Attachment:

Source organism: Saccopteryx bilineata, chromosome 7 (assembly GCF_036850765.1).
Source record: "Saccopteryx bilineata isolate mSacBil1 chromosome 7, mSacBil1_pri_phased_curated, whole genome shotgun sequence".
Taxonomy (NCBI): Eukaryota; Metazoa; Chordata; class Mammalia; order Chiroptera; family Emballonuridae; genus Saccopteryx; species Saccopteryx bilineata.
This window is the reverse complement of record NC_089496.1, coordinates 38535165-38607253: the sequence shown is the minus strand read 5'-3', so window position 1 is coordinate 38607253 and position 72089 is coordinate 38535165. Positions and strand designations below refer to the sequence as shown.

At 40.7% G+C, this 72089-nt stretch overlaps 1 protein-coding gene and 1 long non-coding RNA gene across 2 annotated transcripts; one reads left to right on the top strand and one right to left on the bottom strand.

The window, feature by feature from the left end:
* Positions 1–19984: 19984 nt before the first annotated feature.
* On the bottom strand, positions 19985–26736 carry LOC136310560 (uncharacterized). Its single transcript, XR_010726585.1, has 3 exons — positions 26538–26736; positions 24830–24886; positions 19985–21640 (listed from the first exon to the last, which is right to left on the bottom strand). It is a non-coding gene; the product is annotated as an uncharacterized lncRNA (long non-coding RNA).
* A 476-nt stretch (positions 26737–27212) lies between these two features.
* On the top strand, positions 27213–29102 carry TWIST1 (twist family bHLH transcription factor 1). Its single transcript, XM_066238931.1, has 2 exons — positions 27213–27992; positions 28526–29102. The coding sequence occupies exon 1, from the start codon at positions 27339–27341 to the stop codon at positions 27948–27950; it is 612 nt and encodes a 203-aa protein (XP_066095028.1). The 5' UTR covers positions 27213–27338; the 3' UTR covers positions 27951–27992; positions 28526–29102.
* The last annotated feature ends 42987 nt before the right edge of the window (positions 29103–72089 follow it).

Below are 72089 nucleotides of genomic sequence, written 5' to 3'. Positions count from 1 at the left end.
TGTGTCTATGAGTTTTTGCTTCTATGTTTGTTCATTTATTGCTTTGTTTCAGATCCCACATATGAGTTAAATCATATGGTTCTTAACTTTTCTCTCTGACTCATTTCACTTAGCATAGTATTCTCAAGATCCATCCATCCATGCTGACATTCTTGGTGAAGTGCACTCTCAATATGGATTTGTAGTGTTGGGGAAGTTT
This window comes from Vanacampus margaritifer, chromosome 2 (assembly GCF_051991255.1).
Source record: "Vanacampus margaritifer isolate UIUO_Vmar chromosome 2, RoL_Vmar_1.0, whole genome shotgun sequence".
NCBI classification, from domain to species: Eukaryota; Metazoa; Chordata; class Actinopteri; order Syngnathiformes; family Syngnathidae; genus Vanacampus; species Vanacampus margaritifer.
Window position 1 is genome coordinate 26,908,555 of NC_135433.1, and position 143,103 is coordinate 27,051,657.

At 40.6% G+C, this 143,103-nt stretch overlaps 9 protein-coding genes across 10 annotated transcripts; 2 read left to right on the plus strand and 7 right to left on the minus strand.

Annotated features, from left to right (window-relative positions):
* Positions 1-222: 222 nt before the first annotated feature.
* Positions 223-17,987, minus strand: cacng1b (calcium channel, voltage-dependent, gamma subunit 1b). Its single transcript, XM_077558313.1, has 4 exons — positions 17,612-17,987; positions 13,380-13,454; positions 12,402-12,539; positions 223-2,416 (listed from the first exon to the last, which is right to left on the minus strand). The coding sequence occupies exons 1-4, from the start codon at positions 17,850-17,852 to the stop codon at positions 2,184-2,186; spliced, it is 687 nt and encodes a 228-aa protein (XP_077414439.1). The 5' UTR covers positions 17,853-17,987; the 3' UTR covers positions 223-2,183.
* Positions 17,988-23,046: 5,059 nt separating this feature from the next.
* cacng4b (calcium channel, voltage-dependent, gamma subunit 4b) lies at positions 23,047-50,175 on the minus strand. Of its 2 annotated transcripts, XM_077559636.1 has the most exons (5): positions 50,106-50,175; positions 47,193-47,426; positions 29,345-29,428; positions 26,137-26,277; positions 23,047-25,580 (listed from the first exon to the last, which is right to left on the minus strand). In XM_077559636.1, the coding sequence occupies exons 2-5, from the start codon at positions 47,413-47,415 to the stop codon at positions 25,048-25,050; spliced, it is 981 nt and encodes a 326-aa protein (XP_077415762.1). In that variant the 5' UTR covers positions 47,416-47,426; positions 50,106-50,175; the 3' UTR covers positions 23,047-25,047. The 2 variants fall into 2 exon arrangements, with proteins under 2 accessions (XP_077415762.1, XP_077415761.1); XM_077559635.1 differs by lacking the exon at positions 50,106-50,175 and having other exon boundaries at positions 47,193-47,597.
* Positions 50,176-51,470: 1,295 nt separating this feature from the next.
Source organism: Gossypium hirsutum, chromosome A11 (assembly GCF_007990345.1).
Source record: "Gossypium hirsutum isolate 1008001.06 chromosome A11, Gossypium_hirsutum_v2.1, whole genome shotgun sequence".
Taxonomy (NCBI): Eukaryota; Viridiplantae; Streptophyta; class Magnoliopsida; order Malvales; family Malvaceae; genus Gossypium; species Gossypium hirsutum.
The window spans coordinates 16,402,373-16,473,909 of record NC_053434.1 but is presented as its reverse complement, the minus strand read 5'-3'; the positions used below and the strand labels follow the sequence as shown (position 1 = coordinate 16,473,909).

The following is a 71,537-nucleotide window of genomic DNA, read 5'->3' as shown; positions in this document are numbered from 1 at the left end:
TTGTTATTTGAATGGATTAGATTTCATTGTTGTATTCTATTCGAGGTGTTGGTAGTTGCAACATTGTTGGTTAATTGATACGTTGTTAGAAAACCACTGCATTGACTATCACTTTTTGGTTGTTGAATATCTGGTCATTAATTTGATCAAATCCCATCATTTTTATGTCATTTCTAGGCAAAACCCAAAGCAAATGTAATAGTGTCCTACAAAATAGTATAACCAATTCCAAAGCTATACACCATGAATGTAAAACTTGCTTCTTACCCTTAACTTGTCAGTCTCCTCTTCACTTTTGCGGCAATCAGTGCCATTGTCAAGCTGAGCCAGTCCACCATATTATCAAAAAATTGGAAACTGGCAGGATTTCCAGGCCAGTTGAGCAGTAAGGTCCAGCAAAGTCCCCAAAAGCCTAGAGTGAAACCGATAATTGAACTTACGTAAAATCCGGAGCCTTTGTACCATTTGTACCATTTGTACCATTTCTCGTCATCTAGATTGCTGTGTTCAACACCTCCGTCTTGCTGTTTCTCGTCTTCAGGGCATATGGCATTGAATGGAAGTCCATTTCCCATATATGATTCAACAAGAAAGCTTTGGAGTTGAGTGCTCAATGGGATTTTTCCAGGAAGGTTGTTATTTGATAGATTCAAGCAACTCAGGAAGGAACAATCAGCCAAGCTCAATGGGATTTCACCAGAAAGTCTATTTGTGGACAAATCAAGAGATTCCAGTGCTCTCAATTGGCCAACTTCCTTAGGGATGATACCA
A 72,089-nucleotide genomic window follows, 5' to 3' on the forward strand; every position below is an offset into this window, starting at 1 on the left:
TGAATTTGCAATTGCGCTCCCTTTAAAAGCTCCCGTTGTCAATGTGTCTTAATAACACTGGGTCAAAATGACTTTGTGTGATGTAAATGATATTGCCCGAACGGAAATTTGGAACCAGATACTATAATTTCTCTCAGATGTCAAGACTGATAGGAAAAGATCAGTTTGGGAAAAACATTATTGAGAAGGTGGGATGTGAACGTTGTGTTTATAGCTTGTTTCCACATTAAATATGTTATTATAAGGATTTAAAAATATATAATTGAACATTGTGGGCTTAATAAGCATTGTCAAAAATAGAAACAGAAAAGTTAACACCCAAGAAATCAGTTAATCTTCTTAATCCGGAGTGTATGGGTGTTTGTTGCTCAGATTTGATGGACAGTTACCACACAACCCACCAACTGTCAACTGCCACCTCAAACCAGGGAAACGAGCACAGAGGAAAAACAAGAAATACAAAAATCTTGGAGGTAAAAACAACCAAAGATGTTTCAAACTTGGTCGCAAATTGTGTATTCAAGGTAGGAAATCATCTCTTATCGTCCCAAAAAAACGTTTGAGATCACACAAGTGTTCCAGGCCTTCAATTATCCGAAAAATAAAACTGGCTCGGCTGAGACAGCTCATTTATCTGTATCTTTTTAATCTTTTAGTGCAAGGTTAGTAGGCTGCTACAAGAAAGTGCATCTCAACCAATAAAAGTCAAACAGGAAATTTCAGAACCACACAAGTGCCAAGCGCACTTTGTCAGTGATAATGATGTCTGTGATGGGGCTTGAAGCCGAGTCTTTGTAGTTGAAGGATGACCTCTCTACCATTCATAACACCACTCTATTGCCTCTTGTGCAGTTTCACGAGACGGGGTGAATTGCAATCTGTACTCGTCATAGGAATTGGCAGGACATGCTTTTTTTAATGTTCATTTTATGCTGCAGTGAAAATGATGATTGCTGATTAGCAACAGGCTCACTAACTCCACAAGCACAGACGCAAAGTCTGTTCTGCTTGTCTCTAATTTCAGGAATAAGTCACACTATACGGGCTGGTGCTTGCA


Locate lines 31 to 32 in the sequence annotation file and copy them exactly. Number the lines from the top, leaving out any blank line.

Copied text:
A 72,089-nucleotide genomic window follows, 5' to 3' on the forward strand; every position below is an offset into this window, starting at 1 on the left:
TGAATTTGCAATTGCGCTCCCTTTAAAAGCTCCCGTTGTCAATGTGTCTTAATAACACTGGGTCAAAATGACTTTGTGTGATGTAAATGATATTGCCCGAACGGAAATTTGGAACCAGATACTATAATTTCTCTCAGATGTCAAGACTGATAGGAAAAGATCAGTTTGGGAAAAACATTATTGAGAAGGTGGGATGTGAACGTTGTGTTTATAGCTTGTTTCCACATTAAATATGTTATTATAAGGATTTAAAAATATATAATTGAACATTGTGGGCTTAATAAGCATTGTCAAAAATAGAAACAGAAAAGTTAACACCCAAGAAATCAGTTAATCTTCTTAATCCGGAGTGTATGGGTGTTTGTTGCTCAGATTTGATGGACAGTTACCACACAACCCACCAACTGTCAACTGCCACCTCAAACCAGGGAAACGAGCACAGAGGAAAAACAAGAAATACAAAAATCTTGGAGGTAAAAACAACCAAAGATGTTTCAAACTTGGTCGCAAATTGTGTATTCAAGGTAGGAAATCATCTCTTATCGTCCCAAAAAAACGTTTGAGATCACACAAGTGTTCCAGGCCTTCAATTATCCGAAAAATAAAACTGGCTCGGCTGAGACAGCTCATTTATCTGTATCTTTTTAATCTTTTAGTGCAAGGTTAGTAGGCTGCTACAAGAAAGTGCATCTCAACCAATAAAAGTCAAACAGGAAATTTCAGAACCACACAAGTGCCAAGCGCACTTTGTCAGTGATAATGATGTCTGTGATGGGGCTTGAAGCCGAGTCTTTGTAGTTGAAGGATGACCTCTCTACCATTCATAACACCACTCTATTGCCTCTTGTGCAGTTTCACGAGACGGGGTGAATTGCAATCTGTACTCGTCATAGGAATTGGCAGGACATGCTTTTTTTAATGTTCATTTTATGCTGCAGTGAAAATGATGATTGCTGATTAGCAACAGGCTCACTAACTCCACAAGCACAGACGCAAAGTCTGTTCTGCTTGTCTCTAATTTCAGGAATAAGTCACACTATACGGGCTGGTGCTTGCA